The Long Road to Annapolis: The Founding of the Naval Academy and the Emerging American Republic [NOOK Book]

Overview

The United States established an academy for educating future army officers at West Point in 1802. Why, then, did it take this maritime nation forty-three more years to create a similar school for the navy? The Long Road to Annapolis examines the origins of the United States Naval Academy and the national debate that led to its founding.

Americans early on looked with suspicion upon professional military officers, fearing that a standing ...
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The Long Road to Annapolis: The Founding of the Naval Academy and the Emerging American Republic

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Overview

The United States established an academy for educating future army officers at West Point in 1802. Why, then, did it take this maritime nation forty-three more years to create a similar school for the navy? The Long Road to Annapolis examines the origins of the United States Naval Academy and the national debate that led to its founding.

Americans early on looked with suspicion upon professional military officers, fearing that a standing military establishment would become too powerful, entrenched, or dangerous to republican ideals. Tracing debates about the nature of the nation, class identity, and partisan politics, William P. Leeman explains how the country's reluctance to establish a national naval academy gradually evolved into support for the idea. The United States Naval Academy was finally established in 1845, when most Americans felt it would provide the best educational environment for producing officers and gentlemen who could defend the United States at sea, serve American interests abroad, and contribute to the nation's mission of economic, scientific, and moral progress.

Considering the development of the naval officer corps in relation to American notions of democracy and aristocracy, The Long Road to Annapolis sheds new light on the often competing ways Americans perceived their navy and their nation during the first half of the nineteenth century.
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Editorial Reviews

John Lehman
William Leeman has given us an excellent history of the politics and personalities animating the long debate over whether to establish a naval academy, with many interesting anecdotes along the way.
—The Washington Post
From the Publisher
"An excellent history of the politics and personalities animating the long debate over whether to establish a naval academy, with many interesting anecdotes along the way. . . . A fine tale of how the Naval Academy came to be."--John Lehman, The Washington Post

"Anyone interested in the struggle for a naval academy or the history of the early republic will find The Long Road to Annapolis an absorbing study."--Naval Institute Proceedings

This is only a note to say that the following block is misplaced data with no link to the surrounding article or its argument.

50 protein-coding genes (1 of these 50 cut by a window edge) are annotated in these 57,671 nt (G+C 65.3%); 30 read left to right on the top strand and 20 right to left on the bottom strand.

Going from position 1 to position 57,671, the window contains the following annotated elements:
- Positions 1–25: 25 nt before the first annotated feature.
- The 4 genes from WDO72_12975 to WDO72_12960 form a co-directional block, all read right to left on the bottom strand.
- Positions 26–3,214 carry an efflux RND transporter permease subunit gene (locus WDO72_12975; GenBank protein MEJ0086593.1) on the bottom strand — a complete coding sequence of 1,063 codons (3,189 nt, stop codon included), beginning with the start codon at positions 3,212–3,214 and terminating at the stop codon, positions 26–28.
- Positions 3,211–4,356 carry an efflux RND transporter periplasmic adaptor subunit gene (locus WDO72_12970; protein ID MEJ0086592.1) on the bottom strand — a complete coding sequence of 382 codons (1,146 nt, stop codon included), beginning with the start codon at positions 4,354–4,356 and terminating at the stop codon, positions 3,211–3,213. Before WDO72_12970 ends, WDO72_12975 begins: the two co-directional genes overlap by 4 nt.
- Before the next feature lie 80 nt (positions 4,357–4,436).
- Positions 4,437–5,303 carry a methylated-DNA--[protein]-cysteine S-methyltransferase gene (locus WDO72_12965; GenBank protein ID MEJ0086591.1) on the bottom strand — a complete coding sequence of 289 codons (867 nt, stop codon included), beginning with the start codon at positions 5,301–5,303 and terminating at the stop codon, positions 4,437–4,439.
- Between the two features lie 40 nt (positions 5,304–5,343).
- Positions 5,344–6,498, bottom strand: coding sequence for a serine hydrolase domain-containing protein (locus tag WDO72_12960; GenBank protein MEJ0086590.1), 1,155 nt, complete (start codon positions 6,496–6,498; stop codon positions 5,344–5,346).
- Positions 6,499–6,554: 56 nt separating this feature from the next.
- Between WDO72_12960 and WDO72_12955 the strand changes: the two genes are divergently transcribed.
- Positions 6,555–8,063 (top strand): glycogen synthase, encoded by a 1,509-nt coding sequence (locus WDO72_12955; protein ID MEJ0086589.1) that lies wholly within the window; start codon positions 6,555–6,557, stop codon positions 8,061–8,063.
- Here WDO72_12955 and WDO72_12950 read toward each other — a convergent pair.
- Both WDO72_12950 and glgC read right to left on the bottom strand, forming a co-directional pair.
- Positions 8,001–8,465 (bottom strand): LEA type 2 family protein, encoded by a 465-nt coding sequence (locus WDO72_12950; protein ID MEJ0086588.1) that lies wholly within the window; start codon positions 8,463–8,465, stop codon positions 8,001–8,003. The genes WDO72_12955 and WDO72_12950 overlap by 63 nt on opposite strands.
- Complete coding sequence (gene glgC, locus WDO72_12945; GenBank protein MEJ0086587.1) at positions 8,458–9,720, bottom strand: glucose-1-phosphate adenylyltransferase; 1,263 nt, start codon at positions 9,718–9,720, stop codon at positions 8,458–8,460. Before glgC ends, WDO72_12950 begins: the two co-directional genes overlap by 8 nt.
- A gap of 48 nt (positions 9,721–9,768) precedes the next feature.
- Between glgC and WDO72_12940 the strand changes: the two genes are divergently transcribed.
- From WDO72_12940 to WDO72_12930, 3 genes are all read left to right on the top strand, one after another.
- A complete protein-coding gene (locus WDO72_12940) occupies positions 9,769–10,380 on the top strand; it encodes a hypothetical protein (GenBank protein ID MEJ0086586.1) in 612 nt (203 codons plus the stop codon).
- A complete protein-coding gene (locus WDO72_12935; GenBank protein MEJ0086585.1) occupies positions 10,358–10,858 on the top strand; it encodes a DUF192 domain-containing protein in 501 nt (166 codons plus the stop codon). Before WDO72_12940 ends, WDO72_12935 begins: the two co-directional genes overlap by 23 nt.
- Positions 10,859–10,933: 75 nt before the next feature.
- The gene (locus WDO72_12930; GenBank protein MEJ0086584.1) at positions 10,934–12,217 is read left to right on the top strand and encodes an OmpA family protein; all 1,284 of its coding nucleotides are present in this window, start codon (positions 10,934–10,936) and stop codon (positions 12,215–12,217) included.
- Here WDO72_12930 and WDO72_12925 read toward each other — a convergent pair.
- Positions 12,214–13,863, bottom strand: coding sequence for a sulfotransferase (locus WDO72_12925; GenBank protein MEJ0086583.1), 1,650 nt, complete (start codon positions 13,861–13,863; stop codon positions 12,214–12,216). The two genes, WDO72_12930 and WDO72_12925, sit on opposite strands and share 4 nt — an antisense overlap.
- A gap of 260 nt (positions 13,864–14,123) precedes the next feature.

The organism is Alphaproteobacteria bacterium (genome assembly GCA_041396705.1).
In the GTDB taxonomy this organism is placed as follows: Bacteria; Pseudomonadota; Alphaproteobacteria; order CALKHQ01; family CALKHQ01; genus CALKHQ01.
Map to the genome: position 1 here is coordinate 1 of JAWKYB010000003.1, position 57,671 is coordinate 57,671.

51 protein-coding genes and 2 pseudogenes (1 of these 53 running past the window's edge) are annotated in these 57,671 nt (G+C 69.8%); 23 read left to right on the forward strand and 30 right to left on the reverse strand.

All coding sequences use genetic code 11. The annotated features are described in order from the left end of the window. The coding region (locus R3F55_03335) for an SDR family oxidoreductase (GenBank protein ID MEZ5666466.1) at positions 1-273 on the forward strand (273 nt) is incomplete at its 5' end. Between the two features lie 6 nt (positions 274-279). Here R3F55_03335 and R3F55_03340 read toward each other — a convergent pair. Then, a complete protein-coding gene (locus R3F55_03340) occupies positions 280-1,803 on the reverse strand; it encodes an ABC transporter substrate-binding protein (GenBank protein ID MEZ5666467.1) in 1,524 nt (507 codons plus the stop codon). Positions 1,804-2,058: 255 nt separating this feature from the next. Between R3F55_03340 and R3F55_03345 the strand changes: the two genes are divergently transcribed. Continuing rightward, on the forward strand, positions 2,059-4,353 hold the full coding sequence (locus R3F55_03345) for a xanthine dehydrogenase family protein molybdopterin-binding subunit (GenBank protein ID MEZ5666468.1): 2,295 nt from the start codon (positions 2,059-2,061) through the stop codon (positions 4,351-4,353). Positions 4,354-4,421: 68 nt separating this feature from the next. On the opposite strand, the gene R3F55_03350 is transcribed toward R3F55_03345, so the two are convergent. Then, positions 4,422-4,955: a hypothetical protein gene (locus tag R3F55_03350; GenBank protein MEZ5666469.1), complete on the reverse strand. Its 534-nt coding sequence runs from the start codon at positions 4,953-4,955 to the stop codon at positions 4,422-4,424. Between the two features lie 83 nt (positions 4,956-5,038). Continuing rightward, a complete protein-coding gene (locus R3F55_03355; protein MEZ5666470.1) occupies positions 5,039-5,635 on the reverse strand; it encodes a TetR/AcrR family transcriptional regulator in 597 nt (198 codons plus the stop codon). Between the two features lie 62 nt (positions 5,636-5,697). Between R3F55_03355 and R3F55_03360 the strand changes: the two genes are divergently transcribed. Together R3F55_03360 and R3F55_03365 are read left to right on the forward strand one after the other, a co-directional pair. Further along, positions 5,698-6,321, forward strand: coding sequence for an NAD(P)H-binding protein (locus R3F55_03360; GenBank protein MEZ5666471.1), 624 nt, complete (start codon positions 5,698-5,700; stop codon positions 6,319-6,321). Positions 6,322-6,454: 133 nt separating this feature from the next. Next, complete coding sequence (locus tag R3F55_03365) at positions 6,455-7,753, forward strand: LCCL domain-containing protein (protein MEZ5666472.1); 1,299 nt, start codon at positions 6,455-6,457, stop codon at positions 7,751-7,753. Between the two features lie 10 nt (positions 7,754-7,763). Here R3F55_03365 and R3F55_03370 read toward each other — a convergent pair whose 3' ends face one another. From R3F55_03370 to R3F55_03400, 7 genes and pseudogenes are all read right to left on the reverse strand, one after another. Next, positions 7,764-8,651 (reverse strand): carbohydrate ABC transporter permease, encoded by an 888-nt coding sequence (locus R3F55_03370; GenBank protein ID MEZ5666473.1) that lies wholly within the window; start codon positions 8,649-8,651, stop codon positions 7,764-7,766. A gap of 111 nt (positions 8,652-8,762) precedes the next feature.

"The first major study to place the history of the United States Naval Academy within a broad national and intellectual context . . . an important contribution to the historiography on education in the early American republic."--History of Education Quarterly

"Leeman has made an able contribution to scholarship on the United States Navy in the context of the history of the early republic."--Register of the Kentucky Historical Society

"Succinct, pertinent biographical sketches. . .as well as overarching themes of nationalism, progress, and social reform provide historical context to the discourse and give both the general reader and specialist a multifaceted lens on early nineteenth century America." --International Journal of Maritime History

"The Long Road to Annapolis is an excellent addition to the growing scholarly attention being paid to Annapolis. It is an accessible, well-researched book that demonstrates Leeman's keen capacity for compelling narration."--The Journal of American History

"Leeman does a superior job of contextualization. . . . The Long Road to Annapolis will engage students and general audiences with interesting prose and chapter summaries."--American Historical Review

"In his superbly researched book, Leeman does an outstanding job of placing the arguments for and against a naval academy into the context of the evolving US social and political landscape of the early national and antebellum eras. Highly recommended."--Choice

"Well-written, crisp and effectively organized. . . . Leeman has painted a picture of the maturing nation's divide between those who were satisfied with time-honored methods of military training and those who embraced new concepts of broader education for the nation's military leaders. . . . Fills a significant gap in an important chapter of the evolution of not only the U.S. Navy, but also the nation as a whole."--Charleston Post and Courier

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Product Details

  • ISBN-13: 9780807895825
  • Publisher: The University of North Carolina Press
  • Publication date: 6/1/2010
  • Sold by: Barnes & Noble
  • Format: eBook
  • Pages: 312
  • File size: 3 MB

Meet the Author

William P. Leeman is assistant professor of history at the United States Military Academy at West Point.
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